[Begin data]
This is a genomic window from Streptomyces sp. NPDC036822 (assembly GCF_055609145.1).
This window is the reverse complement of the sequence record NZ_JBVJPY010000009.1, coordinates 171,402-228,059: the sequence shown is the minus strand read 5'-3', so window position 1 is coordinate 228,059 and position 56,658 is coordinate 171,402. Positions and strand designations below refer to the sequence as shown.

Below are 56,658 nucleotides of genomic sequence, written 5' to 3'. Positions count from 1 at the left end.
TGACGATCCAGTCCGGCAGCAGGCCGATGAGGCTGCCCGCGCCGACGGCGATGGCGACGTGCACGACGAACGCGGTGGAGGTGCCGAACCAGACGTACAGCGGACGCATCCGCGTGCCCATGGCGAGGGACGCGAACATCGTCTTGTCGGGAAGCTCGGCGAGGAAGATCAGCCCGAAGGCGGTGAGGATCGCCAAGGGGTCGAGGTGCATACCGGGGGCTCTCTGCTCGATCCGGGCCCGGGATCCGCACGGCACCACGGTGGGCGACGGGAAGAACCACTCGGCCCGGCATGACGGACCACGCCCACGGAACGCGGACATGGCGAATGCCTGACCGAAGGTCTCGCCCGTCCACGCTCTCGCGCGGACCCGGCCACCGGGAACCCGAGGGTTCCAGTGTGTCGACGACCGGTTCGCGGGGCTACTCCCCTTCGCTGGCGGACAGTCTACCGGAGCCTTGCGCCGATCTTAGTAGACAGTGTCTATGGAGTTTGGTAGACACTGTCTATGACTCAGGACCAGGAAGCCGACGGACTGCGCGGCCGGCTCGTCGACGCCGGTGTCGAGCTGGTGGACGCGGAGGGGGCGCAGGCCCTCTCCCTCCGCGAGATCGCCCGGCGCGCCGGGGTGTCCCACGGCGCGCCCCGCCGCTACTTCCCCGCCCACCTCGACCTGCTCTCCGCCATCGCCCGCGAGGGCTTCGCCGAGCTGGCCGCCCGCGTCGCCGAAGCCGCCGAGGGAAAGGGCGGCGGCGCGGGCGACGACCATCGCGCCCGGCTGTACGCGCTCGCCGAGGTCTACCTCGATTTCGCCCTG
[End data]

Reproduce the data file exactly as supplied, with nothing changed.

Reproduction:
This is a genomic window from Streptomyces sp. NPDC036822 (assembly GCF_055609145.1).
This window is the reverse complement of the sequence record NZ_JBVJPY010000009.1, coordinates 171,402-228,059: the sequence shown is the minus strand read 5'-3', so window position 1 is coordinate 228,059 and position 56,658 is coordinate 171,402. Positions and strand designations below refer to the sequence as shown.

Below are 56,658 nucleotides of genomic sequence, written 5' to 3'. Positions count from 1 at the left end.
TGACGATCCAGTCCGGCAGCAGGCCGATGAGGCTGCCCGCGCCGACGGCGATGGCGACGTGCACGACGAACGCGGTGGAGGTGCCGAACCAGACGTACAGCGGACGCATCCGCGTGCCCATGGCGAGGGACGCGAACATCGTCTTGTCGGGAAGCTCGGCGAGGAAGATCAGCCCGAAGGCGGTGAGGATCGCCAAGGGGTCGAGGTGCATACCGGGGGCTCTCTGCTCGATCCGGGCCCGGGATCCGCACGGCACCACGGTGGGCGACGGGAAGAACCACTCGGCCCGGCATGACGGACCACGCCCACGGAACGCGGACATGGCGAATGCCTGACCGAAGGTCTCGCCCGTCCACGCTCTCGCGCGGACCCGGCCACCGGGAACCCGAGGGTTCCAGTGTGTCGACGACCGGTTCGCGGGGCTACTCCCCTTCGCTGGCGGACAGTCTACCGGAGCCTTGCGCCGATCTTAGTAGACAGTGTCTATGGAGTTTGGTAGACACTGTCTATGACTCAGGACCAGGAAGCCGACGGACTGCGCGGCCGGCTCGTCGACGCCGGTGTCGAGCTGGTGGACGCGGAGGGGGCGCAGGCCCTCTCCCTCCGCGAGATCGCCCGGCGCGCCGGGGTGTCCCACGGCGCGCCCCGCCGCTACTTCCCCGCCCACCTCGACCTGCTCTCCGCCATCGCCCGCGAGGGCTTCGCCGAGCTGGCCGCCCGCGTCGCCGAAGCCGCCGAGGGAAAGGGCGGCGGCGCGGGCGACGACCATCGCGCCCGGCTGTACGCGCTCGCCGAGGTCTACCTCGATTTCGCCCTG